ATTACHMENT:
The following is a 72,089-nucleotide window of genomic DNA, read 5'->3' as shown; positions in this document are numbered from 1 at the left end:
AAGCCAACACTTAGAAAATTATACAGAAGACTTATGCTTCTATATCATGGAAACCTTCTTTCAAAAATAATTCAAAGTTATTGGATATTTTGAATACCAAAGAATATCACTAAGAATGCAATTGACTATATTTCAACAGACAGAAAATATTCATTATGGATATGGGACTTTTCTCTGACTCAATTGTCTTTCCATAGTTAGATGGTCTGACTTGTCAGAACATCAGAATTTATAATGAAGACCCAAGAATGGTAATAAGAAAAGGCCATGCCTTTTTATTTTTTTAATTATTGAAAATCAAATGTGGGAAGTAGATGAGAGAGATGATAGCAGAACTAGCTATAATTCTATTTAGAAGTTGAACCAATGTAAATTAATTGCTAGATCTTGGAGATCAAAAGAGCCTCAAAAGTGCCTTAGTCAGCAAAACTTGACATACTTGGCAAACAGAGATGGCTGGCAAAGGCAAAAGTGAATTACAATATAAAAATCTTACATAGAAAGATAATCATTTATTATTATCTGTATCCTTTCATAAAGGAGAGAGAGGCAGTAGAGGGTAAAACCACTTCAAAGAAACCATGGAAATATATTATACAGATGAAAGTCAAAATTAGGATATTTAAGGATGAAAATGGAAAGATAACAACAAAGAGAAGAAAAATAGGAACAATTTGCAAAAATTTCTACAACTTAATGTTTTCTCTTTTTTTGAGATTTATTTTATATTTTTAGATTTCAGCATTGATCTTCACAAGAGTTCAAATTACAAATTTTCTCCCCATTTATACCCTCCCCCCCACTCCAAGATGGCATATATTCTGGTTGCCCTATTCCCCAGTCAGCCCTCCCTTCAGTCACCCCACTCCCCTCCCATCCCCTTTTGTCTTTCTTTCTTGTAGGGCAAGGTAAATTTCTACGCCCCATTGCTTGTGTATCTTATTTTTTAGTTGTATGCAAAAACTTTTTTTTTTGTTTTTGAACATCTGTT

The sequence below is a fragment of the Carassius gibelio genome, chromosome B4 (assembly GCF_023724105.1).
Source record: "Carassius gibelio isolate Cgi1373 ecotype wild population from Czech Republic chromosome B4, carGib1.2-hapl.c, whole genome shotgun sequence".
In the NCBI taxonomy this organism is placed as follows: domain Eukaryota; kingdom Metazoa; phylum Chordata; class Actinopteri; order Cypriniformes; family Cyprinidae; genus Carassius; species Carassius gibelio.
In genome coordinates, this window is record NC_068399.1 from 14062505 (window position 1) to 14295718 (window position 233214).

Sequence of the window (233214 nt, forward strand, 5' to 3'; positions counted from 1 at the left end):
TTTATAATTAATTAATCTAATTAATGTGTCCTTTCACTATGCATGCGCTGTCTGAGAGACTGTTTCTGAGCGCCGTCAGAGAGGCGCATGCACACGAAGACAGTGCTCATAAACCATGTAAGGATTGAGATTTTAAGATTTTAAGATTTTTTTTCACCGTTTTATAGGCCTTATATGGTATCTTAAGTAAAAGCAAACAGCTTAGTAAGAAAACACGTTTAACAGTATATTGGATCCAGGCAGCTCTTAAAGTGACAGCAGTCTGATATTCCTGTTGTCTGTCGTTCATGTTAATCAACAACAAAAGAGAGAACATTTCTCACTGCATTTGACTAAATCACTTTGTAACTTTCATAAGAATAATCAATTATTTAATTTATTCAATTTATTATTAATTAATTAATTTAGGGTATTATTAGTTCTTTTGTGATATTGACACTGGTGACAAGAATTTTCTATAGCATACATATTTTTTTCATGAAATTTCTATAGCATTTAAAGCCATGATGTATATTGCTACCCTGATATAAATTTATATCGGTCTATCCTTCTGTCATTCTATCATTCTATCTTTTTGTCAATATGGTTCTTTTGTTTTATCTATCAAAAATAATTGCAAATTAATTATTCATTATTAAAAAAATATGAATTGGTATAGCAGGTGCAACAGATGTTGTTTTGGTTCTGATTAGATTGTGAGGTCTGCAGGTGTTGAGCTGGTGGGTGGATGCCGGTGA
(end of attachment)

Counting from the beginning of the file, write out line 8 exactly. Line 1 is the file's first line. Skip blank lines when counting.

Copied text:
TTTATAATTAATTAATCTAATTAATGTGTCCTTTCACTATGCATGCGCTGTCTGAGAGACTGTTTCTGAGCGCCGTCAGAGAGGCGCATGCACACGAAGACAGTGCTCATAAACCATGTAAGGATTGAGATTTTAAGATTTTAAGATTTTTTTTCACCGTTTTATAGGCCTTATATGGTATCTTAAGTAAAAGCAAACAGCTTAGTAAGAAAACACGTTTAACAGTATATTGGATCCAGGCAGCTCTTAAAGTGACAGCAGTCTGATATTCCTGTTGTCTGTCGTTCATGTTAATCAACAACAAAAGAGAGAACATTTCTCACTGCATTTGACTAAATCACTTTGTAACTTTCATAAGAATAATCAATTATTTAATTTATTCAATTTATTATTAATTAATTAATTTAGGGTATTATTAGTTCTTTTGTGATATTGACACTGGTGACAAGAATTTTCTATAGCATACATATTTTTTTCATGAAATTTCTATAGCATTTAAAGCCATGATGTATATTGCTACCCTGATATAAATTTATATCGGTCTATCCTTCTGTCATTCTATCATTCTATCTTTTTGTCAATATGGTTCTTTTGTTTTATCTATCAAAAATAATTGCAAATTAATTATTCATTATTAAAAAAATATGAATTGGTATAGCAGGTGCAACAGATGTTGTTTTGGTTCTGATTAGATTGTGAGGTCTGCAGGTGTTGAGCTGGTGGGTGGATGCCGGTGA